Colour-ring wear and loss effects in citizen science mark-resighting studies

Allen, Andrew M., Ens, Bruno J., van de Pol, Martijn, Van Der Jeugd, Henk, Frauendorf, Magali, Van Der Kolk, Henk Jan, Oosterbeek, Kees, Nienhuis, Jeroen, and Jongejans, Eelke (2019) Colour-ring wear and loss effects in citizen science mark-resighting studies. Avian Research, 10 (1). 11.

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Background: Ring wear and loss may have important consequences for mark-recapture studies that aim to estimate survival trends. Our study quantifies the rates of wear and loss from a long-running colour-ringing project of the Eurasian Oystercatcher (Haematopus ostralegus) in the Netherlands. Methods: Our analysis included 8909 colour-ringed oystercatchers with 118,071 resightings, predominantly ringed and observed by citizen scientists. We quantified how ring wear and loss may vary with ring colour and age, and how this may impact resighting probabilities. We then determined how ring loss may impact survival estimates and resighting probabilities of mark-recapture models by simulating four scenarios of how citizen scientists may resight and report birds with lost colour rings. Results: Annual rates of colour ring loss averaged 2.5% compared with 1% for ring wear, but lost rings also had a higher reporting probability (31.2%) than worn rings (10.3%). Lost rings may not directly impact survival estimates since 50% of oystercatchers with lost rings could still be uniquely identified. Ring wear and loss rapidly increased between 10 and 15 years after ringing. Rates of ring loss were comparable amongst ring colours, but the wear rate appeared higher for red and white rings compared to other colours. Rates of ring wear and loss varied significantly amongst different regions in our study, which were characterised as having different habitat features. Differential rates of ring wear may have important implications for studies conducted over large geographical scales or of multiple species. Conclusions: Based on simulations of ring loss in our population, estimates of apparent survival may be 0.3-1.2% lower whilst the impact of ring wear was deemed even lower. We developed a table of recommendations containing advice for ring fitting, data collection, study design, and mark-recapture analyses, so that future colour-ringing studies can benefit from our experiences in collecting and analysing data of ring wear and loss through citizen science.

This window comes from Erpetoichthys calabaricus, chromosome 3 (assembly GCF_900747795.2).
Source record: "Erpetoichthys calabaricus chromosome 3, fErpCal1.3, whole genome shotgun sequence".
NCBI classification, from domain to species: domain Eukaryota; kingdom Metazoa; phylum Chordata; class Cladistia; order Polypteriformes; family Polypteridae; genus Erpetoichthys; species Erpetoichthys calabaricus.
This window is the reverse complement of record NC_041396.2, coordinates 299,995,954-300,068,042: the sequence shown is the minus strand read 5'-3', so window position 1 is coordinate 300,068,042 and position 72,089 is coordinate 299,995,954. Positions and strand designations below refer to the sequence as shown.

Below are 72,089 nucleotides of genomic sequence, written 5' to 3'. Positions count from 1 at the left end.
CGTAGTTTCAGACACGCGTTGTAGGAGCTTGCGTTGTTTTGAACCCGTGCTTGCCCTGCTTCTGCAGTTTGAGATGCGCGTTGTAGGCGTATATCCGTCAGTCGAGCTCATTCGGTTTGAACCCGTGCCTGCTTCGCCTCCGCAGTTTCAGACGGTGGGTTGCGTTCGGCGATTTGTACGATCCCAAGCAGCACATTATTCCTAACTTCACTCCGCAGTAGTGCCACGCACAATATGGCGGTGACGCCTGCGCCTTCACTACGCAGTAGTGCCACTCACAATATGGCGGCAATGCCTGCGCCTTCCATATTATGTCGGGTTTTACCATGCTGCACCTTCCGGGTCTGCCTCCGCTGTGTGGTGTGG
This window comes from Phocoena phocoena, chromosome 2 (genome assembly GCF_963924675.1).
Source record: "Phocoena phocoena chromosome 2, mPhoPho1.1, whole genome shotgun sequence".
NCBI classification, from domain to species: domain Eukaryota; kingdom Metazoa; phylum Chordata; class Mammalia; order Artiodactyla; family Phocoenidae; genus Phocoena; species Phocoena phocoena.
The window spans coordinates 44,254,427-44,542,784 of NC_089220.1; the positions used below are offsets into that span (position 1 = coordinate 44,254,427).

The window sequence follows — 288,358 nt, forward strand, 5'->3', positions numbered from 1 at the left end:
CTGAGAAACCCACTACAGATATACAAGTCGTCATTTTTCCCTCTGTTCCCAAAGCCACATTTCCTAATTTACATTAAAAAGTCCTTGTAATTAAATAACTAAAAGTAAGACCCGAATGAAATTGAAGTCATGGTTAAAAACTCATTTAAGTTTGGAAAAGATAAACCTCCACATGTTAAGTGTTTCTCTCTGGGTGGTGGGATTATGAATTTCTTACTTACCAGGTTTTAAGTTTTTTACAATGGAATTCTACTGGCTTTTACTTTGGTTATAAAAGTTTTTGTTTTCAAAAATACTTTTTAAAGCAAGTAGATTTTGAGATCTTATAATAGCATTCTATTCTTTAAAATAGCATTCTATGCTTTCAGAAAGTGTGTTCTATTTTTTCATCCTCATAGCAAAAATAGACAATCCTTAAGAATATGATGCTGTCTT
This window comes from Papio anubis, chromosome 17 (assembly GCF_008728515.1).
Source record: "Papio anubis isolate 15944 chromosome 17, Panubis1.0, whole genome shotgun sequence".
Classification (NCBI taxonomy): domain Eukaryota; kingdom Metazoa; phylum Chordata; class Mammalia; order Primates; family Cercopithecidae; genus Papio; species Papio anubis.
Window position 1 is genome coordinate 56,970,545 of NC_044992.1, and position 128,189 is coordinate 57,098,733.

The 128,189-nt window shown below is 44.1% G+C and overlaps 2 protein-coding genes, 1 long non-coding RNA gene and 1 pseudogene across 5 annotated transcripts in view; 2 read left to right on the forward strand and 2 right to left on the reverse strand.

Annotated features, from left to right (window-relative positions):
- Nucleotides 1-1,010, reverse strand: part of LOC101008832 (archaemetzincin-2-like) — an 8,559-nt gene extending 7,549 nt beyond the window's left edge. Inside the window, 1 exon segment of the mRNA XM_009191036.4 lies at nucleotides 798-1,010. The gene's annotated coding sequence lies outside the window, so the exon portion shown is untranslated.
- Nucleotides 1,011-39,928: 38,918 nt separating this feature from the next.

Item ID: 69631
Item Type: Article (Research - C1)
ISSN: 2053-7166
Keywords: Bias, Bird migration, Citizen science, Colour-ring, Mark-recapture, Shorebirds, Survival
Copyright Information: © The Author(s) 2019. This article is distributed under the terms of the Creative Commons Attribution 4.0 International License (, which permits unrestricted use, distribution, and reproduction in any medium, provided you give appropriate credit to the original author(s) and the source, provide a link to the Creative Commons license, and indicate if changes were made. The Creative Commons Public Domain Dedication waiver ( applies to the data made available in this article, unless otherwise stated.
Date Deposited: 14 Oct 2021 23:50
FoR Codes: 31 BIOLOGICAL SCIENCES > 3103 Ecology > 310307 Population ecology @ 100%
SEO Codes: 28 EXPANDING KNOWLEDGE > 2801 Expanding knowledge > 280102 Expanding knowledge in the biological sciences @ 100%
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